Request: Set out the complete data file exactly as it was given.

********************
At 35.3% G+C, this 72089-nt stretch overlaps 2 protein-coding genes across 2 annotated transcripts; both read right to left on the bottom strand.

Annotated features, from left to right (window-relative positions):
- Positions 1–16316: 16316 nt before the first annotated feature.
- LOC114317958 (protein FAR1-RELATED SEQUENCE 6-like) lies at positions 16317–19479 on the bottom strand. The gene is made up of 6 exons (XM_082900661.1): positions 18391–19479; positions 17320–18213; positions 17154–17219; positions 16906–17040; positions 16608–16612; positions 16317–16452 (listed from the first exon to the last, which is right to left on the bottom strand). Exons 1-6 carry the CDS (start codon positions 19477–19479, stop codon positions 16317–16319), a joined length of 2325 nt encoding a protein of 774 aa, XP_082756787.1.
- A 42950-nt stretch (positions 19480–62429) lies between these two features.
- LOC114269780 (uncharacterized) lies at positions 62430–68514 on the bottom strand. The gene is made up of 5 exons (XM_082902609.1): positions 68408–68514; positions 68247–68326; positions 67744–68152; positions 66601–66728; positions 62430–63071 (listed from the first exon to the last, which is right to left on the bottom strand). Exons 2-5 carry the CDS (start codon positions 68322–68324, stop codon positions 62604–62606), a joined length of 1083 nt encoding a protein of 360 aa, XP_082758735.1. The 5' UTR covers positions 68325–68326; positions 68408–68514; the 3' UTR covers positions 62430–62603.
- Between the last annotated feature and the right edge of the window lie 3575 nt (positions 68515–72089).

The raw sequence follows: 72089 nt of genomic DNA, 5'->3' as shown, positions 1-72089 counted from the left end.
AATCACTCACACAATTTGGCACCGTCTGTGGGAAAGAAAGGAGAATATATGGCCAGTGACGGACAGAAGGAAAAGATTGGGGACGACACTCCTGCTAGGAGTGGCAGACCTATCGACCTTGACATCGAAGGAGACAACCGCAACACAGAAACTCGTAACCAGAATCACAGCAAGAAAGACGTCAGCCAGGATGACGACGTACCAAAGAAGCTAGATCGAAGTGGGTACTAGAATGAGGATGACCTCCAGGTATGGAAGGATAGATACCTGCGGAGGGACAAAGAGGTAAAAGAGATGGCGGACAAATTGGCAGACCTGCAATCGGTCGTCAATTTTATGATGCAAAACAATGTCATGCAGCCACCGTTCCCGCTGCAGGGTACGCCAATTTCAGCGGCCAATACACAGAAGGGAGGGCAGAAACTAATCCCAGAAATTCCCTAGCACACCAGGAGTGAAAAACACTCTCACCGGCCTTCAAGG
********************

At 35.3% G+C, this 72089-nt stretch overlaps 2 protein-coding genes across 2 annotated transcripts; both read right to left on the bottom strand.

Annotated features, from left to right (window-relative positions):
- Positions 1–16316: 16316 nt before the first annotated feature.
- LOC114317958 (protein FAR1-RELATED SEQUENCE 6-like) lies at positions 16317–19479 on the bottom strand. The gene is made up of 6 exons (XM_082900661.1): positions 18391–19479; positions 17320–18213; positions 17154–17219; positions 16906–17040; positions 16608–16612; positions 16317–16452 (listed from the first exon to the last, which is right to left on the bottom strand). Exons 1-6 carry the CDS (start codon positions 19477–19479, stop codon positions 16317–16319), a joined length of 2325 nt encoding a protein of 774 aa, XP_082756787.1.
- A 42950-nt stretch (positions 19480–62429) lies between these two features.
- LOC114269780 (uncharacterized) lies at positions 62430–68514 on the bottom strand. The gene is made up of 5 exons (XM_082902609.1): positions 68408–68514; positions 68247–68326; positions 67744–68152; positions 66601–66728; positions 62430–63071 (listed from the first exon to the last, which is right to left on the bottom strand). Exons 2-5 carry the CDS (start codon positions 68322–68324, stop codon positions 62604–62606), a joined length of 1083 nt encoding a protein of 360 aa, XP_082758735.1. The 5' UTR covers positions 68325–68326; positions 68408–68514; the 3' UTR covers positions 62430–62603.
- Between the last annotated feature and the right edge of the window lie 3575 nt (positions 68515–72089).

The raw sequence follows: 72089 nt of genomic DNA, 5'->3' as shown, positions 1-72089 counted from the left end.
AATCACTCACACAATTTGGCACCGTCTGTGGGAAAGAAAGGAGAATATATGGCCAGTGACGGACAGAAGGAAAAGATTGGGGACGACACTCCTGCTAGGAGTGGCAGACCTATCGACCTTGACATCGAAGGAGACAACCGCAACACAGAAACTCGTAACCAGAATCACAGCAAGAAAGACGTCAGCCAGGATGACGACGTACCAAAGAAGCTAGATCGAAGTGGGTACTAGAATGAGGATGACCTCCAGGTATGGAAGGATAGATACCTGCGGAGGGACAAAGAGGTAAAAGAGATGGCGGACAAATTGGCAGACCTGCAATCGGTCGTCAATTTTATGATGCAAAACAATGTCATGCAGCCACCGTTCCCGCTGCAGGGTACGCCAATTTCAGCGGCCAATACACAGAAGGGAGGGCAGAAACTAATCCCAGAAATTCCCTAGCACACCAGGAGTGAAAAACACTCTCACCGGCCTTCAAGG